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Here's the biggest differences between Apple Pay, Android Pay, and Samsung Pay

Android, google wallet, sept 2011, bi, dngDaniel Goodman / Business Insider

Google product czar Sundar Pichai officially confirmed reports that the company is working on a mobile payments API (application program interface) called Android Pay at Mobile World Congress on Monday.

That makes three tech giants with similar sounding payments efforts — we’ve got Apple Pay, Samsung Pay, and now Android Pay.

Although they sound the same, the three are different in important ways.

Here’s the basics about what you need to know about each:

Apple Pay and Samsung Pay have a similar purpose, will work in different places

The main purpose of both Apple Pay and Samsung Pay is to let you buy things in physical stores using your phone.

Apple Pay only works on the company’s latest iPhones in retailers with near-field communication (NFC) technology. Over 200,000 retailers support Apple Pay, but not every retailers’ sales system supports NFC.

Samsung Pay will also only work with the company’s latest phone, the S6. However, Samsung’s phones will work with NFC technology but also standard magnetic credit card readers, thanks to its recent acquisition of LoopPay. Because most U.S. retailers already have magnetic strip readers, more will automatically be able to accept Samsung Pay (the company says that 30 million merchant locations globally already have the potential to work with Samsung Pay).

“Apart from this key distinction between the two payment products, Samsung Pay largely has the same product attributes as Apple Pay,” according to Evan Bakker, research associate for BI Intelligence.

Apple Pay launched in October and Samsung Pay will launch this summer, but both rely on shoppers using their fingerprint to authenticate purchases and neither Apple nor Samsung will have any access to information about what users bought or how much they paid.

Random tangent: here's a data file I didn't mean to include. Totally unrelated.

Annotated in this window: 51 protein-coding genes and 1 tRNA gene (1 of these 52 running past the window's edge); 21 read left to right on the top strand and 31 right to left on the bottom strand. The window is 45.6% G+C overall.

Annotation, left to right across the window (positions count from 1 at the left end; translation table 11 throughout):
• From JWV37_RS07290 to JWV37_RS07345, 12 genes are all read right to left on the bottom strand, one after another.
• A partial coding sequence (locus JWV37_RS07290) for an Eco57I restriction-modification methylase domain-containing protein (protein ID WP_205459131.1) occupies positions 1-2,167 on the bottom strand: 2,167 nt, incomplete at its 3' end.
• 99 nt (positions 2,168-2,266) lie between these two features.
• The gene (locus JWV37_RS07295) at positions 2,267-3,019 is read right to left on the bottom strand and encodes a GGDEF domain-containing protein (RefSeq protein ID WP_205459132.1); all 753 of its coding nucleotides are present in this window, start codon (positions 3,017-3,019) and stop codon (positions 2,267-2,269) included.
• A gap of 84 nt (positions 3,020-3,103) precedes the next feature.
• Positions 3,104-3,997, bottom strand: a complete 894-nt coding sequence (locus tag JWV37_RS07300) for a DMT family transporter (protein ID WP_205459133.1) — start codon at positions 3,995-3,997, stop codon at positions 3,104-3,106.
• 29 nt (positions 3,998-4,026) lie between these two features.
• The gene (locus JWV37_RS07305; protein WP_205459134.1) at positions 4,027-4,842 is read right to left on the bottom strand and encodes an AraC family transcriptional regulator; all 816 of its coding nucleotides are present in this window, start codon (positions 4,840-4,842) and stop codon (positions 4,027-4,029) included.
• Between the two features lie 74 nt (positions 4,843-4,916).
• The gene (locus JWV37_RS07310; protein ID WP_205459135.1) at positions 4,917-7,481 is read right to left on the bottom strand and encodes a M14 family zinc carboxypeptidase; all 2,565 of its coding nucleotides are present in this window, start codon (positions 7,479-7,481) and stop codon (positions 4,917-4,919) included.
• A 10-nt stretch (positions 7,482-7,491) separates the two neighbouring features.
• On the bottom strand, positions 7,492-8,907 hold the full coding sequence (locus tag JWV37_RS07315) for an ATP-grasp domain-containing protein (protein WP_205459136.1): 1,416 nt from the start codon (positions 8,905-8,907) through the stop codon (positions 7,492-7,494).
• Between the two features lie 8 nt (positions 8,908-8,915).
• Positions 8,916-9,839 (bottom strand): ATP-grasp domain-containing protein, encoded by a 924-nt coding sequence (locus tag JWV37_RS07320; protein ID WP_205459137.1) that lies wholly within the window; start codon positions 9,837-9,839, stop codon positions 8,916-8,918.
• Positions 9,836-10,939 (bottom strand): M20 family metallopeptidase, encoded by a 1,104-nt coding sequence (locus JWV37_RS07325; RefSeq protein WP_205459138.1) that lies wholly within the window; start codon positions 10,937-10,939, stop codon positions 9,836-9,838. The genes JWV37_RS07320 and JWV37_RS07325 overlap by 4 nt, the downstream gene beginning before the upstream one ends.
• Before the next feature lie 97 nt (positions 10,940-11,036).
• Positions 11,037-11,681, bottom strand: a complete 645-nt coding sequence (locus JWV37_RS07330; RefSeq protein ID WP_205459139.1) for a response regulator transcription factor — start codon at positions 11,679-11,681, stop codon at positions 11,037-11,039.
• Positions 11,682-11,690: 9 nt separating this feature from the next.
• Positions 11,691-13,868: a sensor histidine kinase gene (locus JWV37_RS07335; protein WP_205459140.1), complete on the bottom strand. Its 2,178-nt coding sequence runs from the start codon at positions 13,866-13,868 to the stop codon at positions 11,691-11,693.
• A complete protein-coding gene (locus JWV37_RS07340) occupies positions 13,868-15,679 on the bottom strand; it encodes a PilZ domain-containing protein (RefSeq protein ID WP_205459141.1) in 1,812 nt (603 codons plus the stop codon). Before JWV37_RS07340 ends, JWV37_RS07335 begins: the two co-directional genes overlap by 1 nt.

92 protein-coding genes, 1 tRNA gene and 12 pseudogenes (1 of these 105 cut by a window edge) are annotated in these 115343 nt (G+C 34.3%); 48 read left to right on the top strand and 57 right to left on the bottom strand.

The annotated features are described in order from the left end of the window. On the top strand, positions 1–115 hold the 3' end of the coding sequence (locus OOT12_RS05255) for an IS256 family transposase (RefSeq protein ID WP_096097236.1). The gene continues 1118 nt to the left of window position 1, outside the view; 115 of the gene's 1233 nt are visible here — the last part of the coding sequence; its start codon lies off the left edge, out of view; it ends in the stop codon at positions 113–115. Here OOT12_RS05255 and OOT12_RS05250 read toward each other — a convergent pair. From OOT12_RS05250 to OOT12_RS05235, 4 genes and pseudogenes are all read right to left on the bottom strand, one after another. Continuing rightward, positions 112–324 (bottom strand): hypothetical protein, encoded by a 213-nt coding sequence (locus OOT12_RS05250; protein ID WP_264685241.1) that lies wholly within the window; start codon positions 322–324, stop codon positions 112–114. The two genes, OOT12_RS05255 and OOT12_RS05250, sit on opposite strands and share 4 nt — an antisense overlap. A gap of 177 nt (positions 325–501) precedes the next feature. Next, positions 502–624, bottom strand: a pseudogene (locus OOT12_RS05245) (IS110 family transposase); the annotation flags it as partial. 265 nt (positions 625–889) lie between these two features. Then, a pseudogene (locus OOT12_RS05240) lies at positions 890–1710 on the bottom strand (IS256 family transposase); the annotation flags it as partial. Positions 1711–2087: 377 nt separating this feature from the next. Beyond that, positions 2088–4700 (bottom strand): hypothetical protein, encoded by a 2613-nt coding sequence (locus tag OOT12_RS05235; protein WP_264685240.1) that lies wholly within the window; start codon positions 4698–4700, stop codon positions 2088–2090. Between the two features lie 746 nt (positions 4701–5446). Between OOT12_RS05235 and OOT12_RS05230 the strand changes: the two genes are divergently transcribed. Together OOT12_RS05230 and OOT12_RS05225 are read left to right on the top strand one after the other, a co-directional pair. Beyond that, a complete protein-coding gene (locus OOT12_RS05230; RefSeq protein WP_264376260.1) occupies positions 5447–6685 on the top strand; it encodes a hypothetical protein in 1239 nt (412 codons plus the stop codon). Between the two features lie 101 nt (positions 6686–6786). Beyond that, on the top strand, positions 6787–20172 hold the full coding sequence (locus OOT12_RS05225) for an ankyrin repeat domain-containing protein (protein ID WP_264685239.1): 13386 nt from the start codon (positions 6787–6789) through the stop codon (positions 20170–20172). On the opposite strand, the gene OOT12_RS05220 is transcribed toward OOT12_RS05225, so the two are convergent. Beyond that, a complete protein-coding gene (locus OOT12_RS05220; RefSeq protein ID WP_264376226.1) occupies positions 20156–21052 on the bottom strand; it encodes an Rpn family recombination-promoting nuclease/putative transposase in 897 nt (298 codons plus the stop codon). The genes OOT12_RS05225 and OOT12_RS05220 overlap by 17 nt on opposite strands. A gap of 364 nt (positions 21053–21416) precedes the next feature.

Android Pay is a platform, not a product that people will use in stores, like Apple Pay and Samsung Pay

Since 2011, Google has offered a mobile wallet app that shoppers can use at some retailers with NFC technology.

But unlike “Google Wallet,” Android Pay is is not a product.

Instead, it’s an API layer in Android that will be able to power in-app and in-store mobile payments capabilities for any Android-based app. Google Wallet, for example, will be powered by Android Pay’s technology.

In that way, Android Pay isn’t strictly a competitor to either Samsung Pay or Apple Pay. At Mobile World Conference, Pichai said Google will try to ensure that Android Pay and Samsung Pay can “align” and said the two services were being rolled out on different timelines.

Google wants Android Pay to become a successful platform because it would be a simple way for the billion people who use Android phones to pay for things — Pichai called out China and India as places where he hopes to see developers build “innovative services” with Android Pay.

It would also potentially mean offline purchasing data for Google that it could use to better target its online ads (a key distinction between Google Wallet and Apple or Samsung Pay is that Google “sees” every transaction that a user makes).

Since the company launched Wallet in 2011, the service hasn’t quite taken off, but it passed a major hurdle recently it when acquired assets from Softcard, a mobile payments company backed by Verizon, AT&T, and T-Mobile. Now, when you buy a new Android phone from any of the major US carriers, that phone will have the Google Wallet app pre-installed.

Bonus: PayPal may not have “PayPal Pay” but it just made a huge mobile payments acquisition

Although PayPal doesn’t have a product with a cookie-cutter name, Re/code reported on Monday that the company is buying the startup Paydiant for $US280 million.

Paydiant powers the Apple Pay, Samsung Pay, and Google Wallet competitor, CurrentC. CurrentC, which will launch this year, is the mobile wallet of a consortium of big-box retailers including Wal-Mart, Target, and 7-Eleven. By buying Paydiant, PayPal comes hard into brick-and-mortar mobile payments as a retailer’s ally.

As Re/code’s Jason Del Rey explains it:

Many retailers don’t want to be beholden to a dominant payments service, whether it’s from Apple or Google. Ultimately, some may decide it benefits them to have other players such as PayPal offering alternatives.

NOW WATCH: How Apple Pay Could Destroy The Credit Card

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